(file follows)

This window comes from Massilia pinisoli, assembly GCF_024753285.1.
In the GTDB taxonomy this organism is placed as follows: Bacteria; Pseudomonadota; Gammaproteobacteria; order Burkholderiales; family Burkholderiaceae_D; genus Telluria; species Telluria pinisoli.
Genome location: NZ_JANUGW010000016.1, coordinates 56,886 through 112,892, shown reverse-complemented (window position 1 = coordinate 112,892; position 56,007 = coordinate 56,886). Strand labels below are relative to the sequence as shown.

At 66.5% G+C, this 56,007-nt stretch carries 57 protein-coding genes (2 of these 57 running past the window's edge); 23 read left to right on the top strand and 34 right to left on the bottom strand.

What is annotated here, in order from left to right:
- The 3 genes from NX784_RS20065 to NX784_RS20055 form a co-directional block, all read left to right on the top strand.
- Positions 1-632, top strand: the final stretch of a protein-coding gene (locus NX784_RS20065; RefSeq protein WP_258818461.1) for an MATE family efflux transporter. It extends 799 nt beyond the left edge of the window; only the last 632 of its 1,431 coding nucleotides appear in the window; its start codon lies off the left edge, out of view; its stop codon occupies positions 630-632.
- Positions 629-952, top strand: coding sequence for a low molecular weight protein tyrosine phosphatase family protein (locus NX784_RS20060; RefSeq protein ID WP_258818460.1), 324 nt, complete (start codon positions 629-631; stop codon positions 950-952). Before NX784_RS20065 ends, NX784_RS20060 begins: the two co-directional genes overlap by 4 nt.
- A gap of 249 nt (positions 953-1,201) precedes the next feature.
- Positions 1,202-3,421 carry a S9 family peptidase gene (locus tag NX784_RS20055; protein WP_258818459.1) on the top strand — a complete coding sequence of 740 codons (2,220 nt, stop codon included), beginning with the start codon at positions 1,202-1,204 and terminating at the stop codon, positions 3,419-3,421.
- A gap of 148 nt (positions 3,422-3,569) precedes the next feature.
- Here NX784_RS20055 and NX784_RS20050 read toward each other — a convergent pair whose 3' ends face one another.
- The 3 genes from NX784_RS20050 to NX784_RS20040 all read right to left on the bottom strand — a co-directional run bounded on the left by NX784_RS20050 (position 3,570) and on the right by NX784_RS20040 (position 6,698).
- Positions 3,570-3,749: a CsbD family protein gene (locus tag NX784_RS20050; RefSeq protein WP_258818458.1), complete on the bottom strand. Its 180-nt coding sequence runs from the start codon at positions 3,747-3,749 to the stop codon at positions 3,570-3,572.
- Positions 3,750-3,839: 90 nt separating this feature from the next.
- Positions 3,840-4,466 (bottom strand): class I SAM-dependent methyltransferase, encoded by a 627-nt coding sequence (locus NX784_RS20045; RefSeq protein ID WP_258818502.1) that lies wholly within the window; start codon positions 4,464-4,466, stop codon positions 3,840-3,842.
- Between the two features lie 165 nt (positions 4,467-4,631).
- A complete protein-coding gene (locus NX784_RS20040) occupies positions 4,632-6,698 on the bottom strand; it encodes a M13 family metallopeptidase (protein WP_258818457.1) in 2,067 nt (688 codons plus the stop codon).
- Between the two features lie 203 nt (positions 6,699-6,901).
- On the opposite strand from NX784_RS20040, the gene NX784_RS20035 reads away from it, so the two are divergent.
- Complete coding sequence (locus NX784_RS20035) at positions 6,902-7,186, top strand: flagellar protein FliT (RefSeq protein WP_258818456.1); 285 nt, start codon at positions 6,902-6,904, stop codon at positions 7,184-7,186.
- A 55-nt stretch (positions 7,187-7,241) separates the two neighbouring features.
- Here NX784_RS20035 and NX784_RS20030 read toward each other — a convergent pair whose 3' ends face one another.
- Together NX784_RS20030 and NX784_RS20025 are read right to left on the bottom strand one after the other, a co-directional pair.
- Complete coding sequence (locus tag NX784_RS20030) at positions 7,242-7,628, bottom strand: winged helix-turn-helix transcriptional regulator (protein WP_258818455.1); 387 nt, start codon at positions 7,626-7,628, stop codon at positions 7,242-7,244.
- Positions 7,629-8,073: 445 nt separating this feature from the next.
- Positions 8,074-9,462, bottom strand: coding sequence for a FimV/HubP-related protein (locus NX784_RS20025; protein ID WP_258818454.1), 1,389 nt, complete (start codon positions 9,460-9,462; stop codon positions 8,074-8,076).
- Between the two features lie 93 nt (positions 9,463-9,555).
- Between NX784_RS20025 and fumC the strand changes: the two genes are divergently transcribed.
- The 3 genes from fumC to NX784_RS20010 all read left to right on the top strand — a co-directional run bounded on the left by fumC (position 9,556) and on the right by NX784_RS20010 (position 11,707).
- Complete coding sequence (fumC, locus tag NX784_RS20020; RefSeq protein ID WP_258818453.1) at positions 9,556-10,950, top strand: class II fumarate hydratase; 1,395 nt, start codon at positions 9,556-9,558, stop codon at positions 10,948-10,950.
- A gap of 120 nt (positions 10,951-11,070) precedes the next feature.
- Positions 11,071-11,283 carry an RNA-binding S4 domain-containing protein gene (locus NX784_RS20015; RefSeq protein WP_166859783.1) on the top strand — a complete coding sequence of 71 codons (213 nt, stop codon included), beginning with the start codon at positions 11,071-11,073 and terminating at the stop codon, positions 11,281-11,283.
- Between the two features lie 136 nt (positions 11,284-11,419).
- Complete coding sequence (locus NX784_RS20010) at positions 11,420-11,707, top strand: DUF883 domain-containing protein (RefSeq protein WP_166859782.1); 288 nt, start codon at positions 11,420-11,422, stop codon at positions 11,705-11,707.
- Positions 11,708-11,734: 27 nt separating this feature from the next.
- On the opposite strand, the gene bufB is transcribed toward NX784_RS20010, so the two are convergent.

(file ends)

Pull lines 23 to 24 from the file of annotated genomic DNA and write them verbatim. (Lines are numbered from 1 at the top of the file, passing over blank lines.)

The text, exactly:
- Here NX784_RS20035 and NX784_RS20030 read toward each other — a convergent pair whose 3' ends face one another.
- Together NX784_RS20030 and NX784_RS20025 are read right to left on the bottom strand one after the other, a co-directional pair.